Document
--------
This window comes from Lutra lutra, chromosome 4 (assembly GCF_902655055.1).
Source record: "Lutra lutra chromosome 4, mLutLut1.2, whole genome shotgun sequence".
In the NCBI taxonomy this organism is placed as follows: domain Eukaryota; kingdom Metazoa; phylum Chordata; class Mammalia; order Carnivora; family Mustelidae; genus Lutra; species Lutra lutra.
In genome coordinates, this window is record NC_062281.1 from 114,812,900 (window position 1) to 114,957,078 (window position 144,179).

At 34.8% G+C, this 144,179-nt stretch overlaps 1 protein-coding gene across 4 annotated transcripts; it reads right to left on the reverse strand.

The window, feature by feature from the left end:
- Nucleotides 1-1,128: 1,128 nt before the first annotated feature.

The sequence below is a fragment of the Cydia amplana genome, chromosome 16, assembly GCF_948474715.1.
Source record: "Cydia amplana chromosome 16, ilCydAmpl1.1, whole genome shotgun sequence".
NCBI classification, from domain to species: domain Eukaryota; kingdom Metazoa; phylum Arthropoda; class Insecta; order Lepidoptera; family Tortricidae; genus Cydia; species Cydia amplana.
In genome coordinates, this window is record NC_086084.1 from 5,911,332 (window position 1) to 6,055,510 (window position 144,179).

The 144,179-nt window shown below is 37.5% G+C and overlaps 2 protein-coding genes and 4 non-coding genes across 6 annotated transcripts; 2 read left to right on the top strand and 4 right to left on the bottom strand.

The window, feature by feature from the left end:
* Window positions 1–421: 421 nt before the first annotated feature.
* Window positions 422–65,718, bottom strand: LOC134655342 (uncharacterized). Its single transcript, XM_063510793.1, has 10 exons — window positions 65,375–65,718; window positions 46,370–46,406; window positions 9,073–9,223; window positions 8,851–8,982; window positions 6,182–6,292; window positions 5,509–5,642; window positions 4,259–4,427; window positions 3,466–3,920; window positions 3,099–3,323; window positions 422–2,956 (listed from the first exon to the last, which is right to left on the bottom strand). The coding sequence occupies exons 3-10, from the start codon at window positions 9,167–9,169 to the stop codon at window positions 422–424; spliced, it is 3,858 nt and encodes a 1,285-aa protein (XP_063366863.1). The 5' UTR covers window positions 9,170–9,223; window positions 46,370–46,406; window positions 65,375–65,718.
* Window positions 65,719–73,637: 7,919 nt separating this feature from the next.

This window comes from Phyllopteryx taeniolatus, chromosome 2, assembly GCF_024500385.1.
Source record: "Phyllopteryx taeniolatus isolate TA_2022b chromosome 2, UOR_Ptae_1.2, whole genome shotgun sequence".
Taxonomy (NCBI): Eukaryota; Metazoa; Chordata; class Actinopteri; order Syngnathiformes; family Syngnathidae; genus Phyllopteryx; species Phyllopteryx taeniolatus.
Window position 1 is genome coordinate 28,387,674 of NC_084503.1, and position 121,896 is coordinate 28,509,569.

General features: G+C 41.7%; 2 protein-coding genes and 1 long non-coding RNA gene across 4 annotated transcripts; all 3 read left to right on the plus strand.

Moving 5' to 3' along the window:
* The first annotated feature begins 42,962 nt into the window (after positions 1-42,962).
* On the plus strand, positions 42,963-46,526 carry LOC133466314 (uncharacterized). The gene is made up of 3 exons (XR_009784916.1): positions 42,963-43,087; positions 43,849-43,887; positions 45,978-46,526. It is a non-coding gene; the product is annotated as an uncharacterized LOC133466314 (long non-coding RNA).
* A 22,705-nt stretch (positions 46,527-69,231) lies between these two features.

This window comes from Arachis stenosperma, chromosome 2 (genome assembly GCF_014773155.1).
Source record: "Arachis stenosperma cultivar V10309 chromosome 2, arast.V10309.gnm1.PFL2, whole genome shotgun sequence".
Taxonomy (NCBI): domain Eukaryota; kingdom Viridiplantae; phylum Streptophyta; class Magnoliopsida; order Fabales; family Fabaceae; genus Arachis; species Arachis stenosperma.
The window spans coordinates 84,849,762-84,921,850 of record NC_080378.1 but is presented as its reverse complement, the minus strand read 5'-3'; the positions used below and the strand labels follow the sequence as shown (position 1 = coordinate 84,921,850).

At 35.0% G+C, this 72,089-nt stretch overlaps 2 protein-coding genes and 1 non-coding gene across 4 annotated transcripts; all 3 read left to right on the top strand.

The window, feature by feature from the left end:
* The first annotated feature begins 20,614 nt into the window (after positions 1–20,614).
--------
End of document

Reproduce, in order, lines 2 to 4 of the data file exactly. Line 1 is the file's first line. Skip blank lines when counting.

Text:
Source record: "Lutra lutra chromosome 4, mLutLut1.2, whole genome shotgun sequence".
In the NCBI taxonomy this organism is placed as follows: domain Eukaryota; kingdom Metazoa; phylum Chordata; class Mammalia; order Carnivora; family Mustelidae; genus Lutra; species Lutra lutra.
In genome coordinates, this window is record NC_062281.1 from 114,812,900 (window position 1) to 114,957,078 (window position 144,179).